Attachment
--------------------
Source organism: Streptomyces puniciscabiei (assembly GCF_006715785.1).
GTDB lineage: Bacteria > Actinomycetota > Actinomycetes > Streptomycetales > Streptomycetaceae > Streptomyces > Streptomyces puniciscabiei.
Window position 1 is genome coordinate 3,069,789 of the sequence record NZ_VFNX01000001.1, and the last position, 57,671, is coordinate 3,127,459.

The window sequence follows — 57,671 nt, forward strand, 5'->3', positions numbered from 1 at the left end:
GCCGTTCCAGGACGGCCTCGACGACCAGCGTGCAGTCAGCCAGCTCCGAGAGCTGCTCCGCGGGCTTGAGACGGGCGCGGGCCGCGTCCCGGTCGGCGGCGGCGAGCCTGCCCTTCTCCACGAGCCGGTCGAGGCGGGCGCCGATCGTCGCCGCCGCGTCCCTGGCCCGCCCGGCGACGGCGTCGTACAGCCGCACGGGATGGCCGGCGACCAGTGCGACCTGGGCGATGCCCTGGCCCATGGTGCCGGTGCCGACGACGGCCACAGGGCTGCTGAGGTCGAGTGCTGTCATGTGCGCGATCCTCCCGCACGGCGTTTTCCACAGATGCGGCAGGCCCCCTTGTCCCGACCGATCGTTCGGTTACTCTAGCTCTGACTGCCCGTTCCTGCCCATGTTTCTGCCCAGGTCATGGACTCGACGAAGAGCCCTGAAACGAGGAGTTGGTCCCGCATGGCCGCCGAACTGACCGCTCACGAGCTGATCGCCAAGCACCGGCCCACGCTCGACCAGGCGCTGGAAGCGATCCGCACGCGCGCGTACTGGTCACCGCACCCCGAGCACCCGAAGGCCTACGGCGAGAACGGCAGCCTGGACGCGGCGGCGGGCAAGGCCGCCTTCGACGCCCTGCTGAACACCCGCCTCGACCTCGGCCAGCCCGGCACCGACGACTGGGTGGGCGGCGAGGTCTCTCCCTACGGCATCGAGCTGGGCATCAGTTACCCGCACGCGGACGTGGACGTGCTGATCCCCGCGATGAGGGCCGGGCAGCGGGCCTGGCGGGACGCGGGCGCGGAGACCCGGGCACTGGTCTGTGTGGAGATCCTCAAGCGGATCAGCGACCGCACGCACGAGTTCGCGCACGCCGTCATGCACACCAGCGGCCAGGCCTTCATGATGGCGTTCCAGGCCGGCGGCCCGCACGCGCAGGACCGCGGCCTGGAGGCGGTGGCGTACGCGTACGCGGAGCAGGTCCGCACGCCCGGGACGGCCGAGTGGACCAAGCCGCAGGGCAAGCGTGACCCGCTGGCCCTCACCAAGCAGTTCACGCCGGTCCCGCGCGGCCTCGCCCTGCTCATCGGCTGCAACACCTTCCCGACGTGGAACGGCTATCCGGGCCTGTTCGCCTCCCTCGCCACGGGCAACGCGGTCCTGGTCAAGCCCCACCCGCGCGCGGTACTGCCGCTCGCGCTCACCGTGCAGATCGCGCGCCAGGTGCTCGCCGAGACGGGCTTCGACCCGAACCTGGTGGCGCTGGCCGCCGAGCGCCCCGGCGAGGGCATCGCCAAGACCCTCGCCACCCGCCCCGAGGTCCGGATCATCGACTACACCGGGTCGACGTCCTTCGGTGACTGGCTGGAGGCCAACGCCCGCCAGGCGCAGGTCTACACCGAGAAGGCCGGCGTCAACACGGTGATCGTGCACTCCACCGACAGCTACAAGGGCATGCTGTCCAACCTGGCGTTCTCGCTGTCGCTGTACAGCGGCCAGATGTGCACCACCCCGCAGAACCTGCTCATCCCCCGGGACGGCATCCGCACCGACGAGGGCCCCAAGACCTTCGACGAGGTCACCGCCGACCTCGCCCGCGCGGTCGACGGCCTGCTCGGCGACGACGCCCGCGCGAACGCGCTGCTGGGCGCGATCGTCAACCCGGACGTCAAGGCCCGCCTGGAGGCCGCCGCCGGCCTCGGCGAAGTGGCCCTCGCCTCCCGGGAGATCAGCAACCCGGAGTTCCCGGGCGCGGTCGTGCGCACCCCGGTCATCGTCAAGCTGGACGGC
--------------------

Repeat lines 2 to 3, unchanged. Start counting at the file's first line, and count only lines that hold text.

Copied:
GTDB lineage: Bacteria > Actinomycetota > Actinomycetes > Streptomycetales > Streptomycetaceae > Streptomyces > Streptomyces puniciscabiei.
Window position 1 is genome coordinate 3,069,789 of the sequence record NZ_VFNX01000001.1, and the last position, 57,671, is coordinate 3,127,459.